Last night's adventure through the jungles of North Jersey was spent dealing with the aftermath, rebuilding these lives after the battle. We carted away rubble, we said goodbye to departed weave, and we held people legally accountable for war crimes.
They say that after the bombs fell on Hiroshima and Nagasaki, some people walked around as if nothing was wrong. They sat on benches, calmly asked for water, and then, without groan or sputter or start, simply died, quiet and unexpected. Something fast was working against them and they didn't even know, they could not feel it or see it. I was reminded of this tragedy last night, watching stupid Bouffant frown and potato her way through the post-party world. How unaware she was! Or rather, she knew that something bad had happened, that the world was forever scarred and changed, but she really didn't think it would affect her much. How wrong she was. How terribly wrong.
But before we get there, let's look at some of our other friends, see how they are coping with their post-bellum lives. Teresa is, of course, doing just fine. In this episode Teresa needed a little time away from her daughters. She had some final scores to settle vis a vis Weavegate, so she wanted the girls out of the house. Thus childcare fell to Joe, Teresa's beefed-up crab of a husband, and Joe does what Joe wants to do, so he took the girls to learn the ancient and beautiful art of whuppin' ass. (Chineses call it karate-fu or something.) Before they went off to the dojo, Teresa got her girls dressed and be-bowed while Joe stood in the enormous marble airplane hangar they have dubbed "foyer" and waited. Years ago, Sharon Stone fell down dead in a hotel hallway after Robert DeNiro ran her out of his casino. After Sharon had crumpled and died, Teresa skittered out from a nearby room and stole the clothes from her corpse. Since then she's been constantly refashioning the garments into new outfits for the girls. Zebra prints and furs, gold zigzags and bright gashes of color. Sure they smell of mildewed cocaine and whatever strange epoxy was used to keep Sharon's wig on, but the outfits are glorious. Faux gold chains hanging from various places, sparkly denim, gleaming like Vegas from a distance, a haunting desert glint. So anyway! Teresa finally got her girls ready and they rambled off with their Pa to go learn important fighting skills. They didn't really get it. Or they weren't into it. They halfheartedly did their kicks and stretches, but then right before the real thrashing began, the littlest one, piccola bambina, whined and said "I want to go out to eat." A girl after her mother's heart.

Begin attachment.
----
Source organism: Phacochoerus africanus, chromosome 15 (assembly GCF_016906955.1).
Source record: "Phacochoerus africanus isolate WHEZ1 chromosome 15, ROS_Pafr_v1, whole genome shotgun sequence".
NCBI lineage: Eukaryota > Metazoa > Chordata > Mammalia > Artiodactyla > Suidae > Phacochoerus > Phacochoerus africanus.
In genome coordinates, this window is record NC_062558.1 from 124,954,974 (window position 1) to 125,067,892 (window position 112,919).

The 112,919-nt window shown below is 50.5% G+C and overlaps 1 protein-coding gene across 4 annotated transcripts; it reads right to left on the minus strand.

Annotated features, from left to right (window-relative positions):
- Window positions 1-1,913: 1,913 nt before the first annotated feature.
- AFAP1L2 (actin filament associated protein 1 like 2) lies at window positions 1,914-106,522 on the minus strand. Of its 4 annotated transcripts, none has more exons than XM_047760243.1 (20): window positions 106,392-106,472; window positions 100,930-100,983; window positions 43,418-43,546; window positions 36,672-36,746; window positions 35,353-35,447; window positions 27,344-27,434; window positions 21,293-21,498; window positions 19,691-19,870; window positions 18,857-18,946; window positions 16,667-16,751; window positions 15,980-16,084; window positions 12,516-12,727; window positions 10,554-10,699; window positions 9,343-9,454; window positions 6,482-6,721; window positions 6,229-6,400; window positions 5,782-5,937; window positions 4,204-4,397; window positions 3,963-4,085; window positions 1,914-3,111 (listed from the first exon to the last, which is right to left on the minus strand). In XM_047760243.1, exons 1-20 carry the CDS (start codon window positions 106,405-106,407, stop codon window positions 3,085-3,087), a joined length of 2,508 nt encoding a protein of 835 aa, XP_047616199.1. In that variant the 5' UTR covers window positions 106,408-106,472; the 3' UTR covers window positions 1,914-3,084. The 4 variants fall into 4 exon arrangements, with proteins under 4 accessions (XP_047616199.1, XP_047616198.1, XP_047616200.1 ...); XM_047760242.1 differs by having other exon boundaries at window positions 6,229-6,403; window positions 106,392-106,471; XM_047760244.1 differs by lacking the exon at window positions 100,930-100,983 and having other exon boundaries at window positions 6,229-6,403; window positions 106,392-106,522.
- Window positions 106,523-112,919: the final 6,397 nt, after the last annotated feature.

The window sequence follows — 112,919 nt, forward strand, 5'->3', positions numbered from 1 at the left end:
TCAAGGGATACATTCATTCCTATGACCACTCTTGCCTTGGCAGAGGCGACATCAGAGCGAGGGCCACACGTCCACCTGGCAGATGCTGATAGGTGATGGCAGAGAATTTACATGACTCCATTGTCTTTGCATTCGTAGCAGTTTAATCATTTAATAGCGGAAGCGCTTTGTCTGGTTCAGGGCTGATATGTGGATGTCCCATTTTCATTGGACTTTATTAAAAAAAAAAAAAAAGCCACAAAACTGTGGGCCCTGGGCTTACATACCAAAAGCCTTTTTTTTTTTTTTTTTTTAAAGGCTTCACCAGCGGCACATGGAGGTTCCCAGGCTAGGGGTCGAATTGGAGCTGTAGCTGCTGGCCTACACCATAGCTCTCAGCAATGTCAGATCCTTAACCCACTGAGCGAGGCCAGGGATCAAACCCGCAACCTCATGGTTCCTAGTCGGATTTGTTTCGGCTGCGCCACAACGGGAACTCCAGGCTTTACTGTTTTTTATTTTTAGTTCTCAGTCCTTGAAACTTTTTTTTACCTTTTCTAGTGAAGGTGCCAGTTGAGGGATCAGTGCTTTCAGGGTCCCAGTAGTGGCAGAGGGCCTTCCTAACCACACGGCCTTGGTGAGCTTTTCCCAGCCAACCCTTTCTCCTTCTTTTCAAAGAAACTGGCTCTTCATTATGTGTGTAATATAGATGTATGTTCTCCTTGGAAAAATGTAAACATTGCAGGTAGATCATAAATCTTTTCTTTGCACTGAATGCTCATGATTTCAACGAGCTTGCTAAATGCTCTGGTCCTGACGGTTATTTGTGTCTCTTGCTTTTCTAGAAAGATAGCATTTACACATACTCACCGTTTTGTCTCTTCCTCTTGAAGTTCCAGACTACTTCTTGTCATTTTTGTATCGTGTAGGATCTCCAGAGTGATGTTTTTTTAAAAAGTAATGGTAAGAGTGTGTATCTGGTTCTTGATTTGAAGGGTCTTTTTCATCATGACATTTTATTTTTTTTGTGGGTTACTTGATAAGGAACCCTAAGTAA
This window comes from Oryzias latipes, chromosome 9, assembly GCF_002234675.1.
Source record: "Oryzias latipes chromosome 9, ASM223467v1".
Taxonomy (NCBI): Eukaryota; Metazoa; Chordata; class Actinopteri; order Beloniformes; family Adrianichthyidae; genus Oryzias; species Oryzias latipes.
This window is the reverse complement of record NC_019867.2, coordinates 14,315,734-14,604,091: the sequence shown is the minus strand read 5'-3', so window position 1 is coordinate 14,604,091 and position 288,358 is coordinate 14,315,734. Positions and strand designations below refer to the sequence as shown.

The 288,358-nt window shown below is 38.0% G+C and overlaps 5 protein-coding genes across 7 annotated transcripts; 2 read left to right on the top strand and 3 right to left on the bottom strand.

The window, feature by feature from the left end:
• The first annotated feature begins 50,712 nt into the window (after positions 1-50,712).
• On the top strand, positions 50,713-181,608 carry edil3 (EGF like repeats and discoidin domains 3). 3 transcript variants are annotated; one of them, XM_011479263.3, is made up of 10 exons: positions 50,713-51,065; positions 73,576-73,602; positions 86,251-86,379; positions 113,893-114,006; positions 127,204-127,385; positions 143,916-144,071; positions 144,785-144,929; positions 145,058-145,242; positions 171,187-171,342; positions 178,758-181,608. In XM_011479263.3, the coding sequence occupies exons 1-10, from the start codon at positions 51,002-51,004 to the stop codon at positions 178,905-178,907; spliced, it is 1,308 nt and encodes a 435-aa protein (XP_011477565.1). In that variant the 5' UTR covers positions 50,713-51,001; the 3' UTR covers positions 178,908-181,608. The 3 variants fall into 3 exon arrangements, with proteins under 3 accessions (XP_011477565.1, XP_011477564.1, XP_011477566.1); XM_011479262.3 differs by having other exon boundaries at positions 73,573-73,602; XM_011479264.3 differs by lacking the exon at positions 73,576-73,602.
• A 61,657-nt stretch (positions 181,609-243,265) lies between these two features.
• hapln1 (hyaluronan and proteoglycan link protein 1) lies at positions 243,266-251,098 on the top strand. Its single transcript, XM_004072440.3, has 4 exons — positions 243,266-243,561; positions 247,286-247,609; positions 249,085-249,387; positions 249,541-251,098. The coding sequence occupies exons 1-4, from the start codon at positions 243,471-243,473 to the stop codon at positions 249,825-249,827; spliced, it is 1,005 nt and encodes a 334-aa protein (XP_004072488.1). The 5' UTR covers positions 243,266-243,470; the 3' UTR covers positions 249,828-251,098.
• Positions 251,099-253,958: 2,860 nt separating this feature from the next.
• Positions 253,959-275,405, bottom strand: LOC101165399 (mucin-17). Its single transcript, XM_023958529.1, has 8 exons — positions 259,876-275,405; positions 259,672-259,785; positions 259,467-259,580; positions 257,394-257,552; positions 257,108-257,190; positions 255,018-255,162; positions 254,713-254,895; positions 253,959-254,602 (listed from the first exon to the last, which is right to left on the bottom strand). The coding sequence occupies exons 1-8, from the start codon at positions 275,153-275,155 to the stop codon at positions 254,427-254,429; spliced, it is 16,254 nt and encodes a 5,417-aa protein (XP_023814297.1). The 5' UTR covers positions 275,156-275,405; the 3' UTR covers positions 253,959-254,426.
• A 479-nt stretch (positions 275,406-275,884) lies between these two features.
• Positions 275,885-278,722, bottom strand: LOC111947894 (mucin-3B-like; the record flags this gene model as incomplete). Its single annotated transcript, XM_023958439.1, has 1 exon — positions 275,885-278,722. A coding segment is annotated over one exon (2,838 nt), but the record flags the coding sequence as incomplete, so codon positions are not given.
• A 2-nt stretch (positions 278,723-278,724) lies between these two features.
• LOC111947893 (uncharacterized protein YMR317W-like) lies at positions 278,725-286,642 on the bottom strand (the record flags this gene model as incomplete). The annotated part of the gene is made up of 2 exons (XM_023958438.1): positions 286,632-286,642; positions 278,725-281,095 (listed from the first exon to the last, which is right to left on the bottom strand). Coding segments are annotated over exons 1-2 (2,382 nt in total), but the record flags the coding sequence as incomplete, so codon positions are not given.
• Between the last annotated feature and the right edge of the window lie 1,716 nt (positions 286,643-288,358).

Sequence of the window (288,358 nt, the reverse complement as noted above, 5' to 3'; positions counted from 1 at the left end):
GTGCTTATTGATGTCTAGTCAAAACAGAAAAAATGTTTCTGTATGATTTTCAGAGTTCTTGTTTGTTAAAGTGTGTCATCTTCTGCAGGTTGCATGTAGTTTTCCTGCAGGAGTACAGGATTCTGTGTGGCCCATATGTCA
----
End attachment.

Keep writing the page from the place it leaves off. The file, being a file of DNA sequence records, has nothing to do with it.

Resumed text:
Good thing Joe has a place to eat. Yes, we learned in this episode that Joe owns a pizzapie station, an as-yet unopened (right?) joint above which are apartments, that Joe also owns. Teresa explained to us that Joe has always been an entrepreneur. "That's what they call someone who starts a lot of business, right?" she asked the camera, even though she'd been practicing sooo hard with her flashcards. Oh well, it's OK, Teets. We can't remember all of our vocabulary for every test. Joe took her on a tour and, in a grim acknowledgment of the family's fiduciary woes, he showed her the apartments and said "We could live here. Make it look like where we live now." Teresa guffawed at this, oh silly Joe. Little did she know how serious he was. At one point during this segment, Teresa winked oddly at the camera. It was odd that she winked — what did it mean — but she also just winked, oddly. Half of her face scrunched down and the one eye didn't even really close. It was a strange twitch, an approximation of something Teresa had seen in a movie. All the coy girls go wink, Teresa was thinking, her face bending and groaning, eyelid lurching down. Again, it's OK, Teresa. We can't pass every exam.